Being confined

The harm in stereotyping

Delana Johnston, Reporter

As a teenager, we feel the need to find a place where we belong. In high school, many of us end up in a group where we can gain memories, friends, and possibly, the stereotypes associated within groups.
Stereotyping can be done by parents, teachers, coaches, and peers. The stereotypes people put on teenagers can be harmful and cause young people to struggle with things like mental illnesses.
Harvard Health Publishing said that stereotyping can lead to self-consciousness that is not only distracting and anxiety-provoking, but can also interfere with achievement.
In the 1985 film, The Breakfast Club, many stereotypes are present, such as the athlete, the nerd, the outcast, the rebel, and the princess. The movie also shows examples of how stereotypes are harmful to students including an increase in anxiety and depression.
According to GlobalPost, stereotyping puts a teen in a box making little room for growth beyond society’s limited labels and often unjustified expectations.
Teenagers also struggle with self-image and self-esteem because of stereotyping. Teenagers are often labeled according to their physical appearance so when they try to meet society’s body-image or beauty expectations, they start to struggle mentally.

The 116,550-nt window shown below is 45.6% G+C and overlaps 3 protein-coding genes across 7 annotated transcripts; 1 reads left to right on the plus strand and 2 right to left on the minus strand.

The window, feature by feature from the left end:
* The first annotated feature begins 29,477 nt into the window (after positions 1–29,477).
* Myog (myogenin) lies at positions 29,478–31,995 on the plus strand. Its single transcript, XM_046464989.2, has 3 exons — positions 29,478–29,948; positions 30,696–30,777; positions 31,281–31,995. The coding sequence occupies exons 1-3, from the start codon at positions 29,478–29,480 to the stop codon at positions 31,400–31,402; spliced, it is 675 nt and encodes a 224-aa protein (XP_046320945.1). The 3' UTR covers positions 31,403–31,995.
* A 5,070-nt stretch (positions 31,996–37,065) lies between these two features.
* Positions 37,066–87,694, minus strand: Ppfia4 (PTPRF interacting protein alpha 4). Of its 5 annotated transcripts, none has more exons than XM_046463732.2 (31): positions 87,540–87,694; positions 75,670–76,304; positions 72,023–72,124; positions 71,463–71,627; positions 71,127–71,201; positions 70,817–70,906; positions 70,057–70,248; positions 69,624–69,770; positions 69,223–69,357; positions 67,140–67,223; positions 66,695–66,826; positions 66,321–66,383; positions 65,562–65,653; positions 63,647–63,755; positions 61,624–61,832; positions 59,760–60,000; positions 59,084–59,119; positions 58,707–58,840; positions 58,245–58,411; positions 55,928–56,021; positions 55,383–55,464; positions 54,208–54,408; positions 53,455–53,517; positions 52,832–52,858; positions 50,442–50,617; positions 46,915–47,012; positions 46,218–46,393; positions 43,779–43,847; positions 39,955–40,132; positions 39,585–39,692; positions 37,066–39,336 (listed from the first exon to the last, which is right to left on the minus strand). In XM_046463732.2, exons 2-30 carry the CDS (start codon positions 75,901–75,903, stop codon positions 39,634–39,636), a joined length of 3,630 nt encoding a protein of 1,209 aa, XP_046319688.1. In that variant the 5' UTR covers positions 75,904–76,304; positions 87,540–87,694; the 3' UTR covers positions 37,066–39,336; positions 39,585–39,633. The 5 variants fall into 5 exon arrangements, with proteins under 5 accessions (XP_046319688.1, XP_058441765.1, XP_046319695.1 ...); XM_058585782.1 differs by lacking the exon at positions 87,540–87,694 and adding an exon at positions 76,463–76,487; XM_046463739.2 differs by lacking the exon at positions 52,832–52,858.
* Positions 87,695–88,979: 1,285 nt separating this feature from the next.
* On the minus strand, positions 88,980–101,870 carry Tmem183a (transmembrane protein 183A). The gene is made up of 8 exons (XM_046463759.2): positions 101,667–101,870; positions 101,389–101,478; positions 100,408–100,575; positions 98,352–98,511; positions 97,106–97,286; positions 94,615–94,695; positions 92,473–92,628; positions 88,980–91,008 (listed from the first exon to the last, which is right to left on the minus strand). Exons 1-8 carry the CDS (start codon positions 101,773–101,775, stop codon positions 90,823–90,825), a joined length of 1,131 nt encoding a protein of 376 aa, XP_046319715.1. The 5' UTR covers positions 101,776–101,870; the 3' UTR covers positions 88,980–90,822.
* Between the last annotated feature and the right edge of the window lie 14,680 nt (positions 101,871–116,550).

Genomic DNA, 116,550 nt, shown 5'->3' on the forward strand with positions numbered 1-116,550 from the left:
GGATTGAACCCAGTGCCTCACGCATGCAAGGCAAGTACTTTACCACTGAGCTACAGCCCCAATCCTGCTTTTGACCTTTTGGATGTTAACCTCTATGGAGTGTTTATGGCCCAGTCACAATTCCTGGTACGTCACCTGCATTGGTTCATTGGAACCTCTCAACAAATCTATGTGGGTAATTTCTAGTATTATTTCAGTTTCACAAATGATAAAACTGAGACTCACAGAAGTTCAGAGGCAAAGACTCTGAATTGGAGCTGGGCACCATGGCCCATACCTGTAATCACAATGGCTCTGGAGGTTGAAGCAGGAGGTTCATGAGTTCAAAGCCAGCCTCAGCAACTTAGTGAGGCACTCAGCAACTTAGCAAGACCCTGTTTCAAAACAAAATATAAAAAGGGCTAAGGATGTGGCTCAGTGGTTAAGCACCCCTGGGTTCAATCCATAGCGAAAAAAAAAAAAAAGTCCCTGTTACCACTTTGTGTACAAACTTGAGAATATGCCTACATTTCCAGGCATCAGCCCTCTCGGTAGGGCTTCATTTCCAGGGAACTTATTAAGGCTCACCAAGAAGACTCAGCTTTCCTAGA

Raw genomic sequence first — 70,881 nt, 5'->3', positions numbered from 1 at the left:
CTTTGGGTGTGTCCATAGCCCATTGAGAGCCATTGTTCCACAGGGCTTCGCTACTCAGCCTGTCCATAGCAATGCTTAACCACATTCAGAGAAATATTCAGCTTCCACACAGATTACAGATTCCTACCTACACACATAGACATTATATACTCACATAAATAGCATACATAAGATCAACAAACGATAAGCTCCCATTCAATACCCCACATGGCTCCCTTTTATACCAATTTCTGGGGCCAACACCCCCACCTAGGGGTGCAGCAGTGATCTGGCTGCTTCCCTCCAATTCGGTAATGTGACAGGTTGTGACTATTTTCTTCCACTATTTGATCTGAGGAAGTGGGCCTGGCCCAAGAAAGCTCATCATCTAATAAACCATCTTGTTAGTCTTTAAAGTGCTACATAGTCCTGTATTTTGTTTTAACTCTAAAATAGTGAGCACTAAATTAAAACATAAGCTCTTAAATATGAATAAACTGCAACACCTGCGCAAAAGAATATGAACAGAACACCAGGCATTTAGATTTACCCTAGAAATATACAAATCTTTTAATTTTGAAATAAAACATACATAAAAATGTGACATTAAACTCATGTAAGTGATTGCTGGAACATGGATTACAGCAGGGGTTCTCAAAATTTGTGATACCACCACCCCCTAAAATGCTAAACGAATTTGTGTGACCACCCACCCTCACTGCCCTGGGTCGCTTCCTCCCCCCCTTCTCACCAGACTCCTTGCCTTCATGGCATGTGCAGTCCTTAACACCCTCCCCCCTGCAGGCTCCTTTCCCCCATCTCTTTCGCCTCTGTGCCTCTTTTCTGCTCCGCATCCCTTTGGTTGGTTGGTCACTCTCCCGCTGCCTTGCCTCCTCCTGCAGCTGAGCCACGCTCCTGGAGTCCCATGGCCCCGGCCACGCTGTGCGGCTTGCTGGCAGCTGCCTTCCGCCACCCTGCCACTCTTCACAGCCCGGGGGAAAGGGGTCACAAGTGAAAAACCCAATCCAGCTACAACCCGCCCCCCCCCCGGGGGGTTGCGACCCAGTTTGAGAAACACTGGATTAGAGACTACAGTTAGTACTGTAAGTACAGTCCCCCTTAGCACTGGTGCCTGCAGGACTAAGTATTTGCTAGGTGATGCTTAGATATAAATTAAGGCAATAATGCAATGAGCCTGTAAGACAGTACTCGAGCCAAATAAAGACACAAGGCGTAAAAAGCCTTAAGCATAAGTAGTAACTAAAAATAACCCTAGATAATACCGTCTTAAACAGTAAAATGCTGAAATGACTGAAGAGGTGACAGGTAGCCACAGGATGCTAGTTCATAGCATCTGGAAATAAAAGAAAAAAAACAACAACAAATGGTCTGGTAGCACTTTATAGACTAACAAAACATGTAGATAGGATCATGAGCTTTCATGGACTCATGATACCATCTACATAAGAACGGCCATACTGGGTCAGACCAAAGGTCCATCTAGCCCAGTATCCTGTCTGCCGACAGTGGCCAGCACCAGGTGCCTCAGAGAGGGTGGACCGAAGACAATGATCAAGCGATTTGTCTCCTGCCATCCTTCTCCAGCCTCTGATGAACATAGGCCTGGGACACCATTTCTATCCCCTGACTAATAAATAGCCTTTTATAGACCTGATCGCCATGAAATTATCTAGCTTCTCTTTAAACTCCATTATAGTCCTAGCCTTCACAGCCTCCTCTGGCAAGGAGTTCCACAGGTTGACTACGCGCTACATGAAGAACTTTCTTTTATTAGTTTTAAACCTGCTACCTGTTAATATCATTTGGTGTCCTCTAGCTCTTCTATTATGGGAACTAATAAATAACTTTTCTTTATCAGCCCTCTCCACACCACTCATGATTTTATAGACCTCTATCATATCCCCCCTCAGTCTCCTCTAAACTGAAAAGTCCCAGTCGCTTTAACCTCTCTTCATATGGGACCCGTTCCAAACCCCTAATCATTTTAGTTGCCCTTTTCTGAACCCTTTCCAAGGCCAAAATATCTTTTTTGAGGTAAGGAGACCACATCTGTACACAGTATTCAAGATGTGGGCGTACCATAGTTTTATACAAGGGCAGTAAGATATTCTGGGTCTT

According to, students may begin to feel the intense pressure to succeed, often working harder and putting more effort into extracurricular activities which later may lead to breakdowns in behavior, mood changes, and depression.
Besides being labeled individually, teenagers are also often stereotyped as a whole. According to Harmony At Home, adults comment on today’s youth in a negative manner: too much technology, lazy, disrespectful, revealing clothing, selfish, entitled, and the list goes on.
Harmony At Home also mentioned that stereotypes can create a self-fulfilling prophecy for youth, because if they believe that everyone sees them in a negative light, then what is the point for them trying to show the good they can do?
We should be allowed to see the opportunities we have to and become someone we are proud of, but stereotypes can confine us and stop us from doing so. Growing up is already hard for young people, but when we feel that no one sees the good in us then our confidence can plummet and the struggles we already have skyrocket.
As teenagers, we should be allowed to explore our feelings and learn life lessons on our own, we should also recognize that we are not alone in our struggles. Adults and people around us should learn how to be there for us instead of using stereotypes to box us in.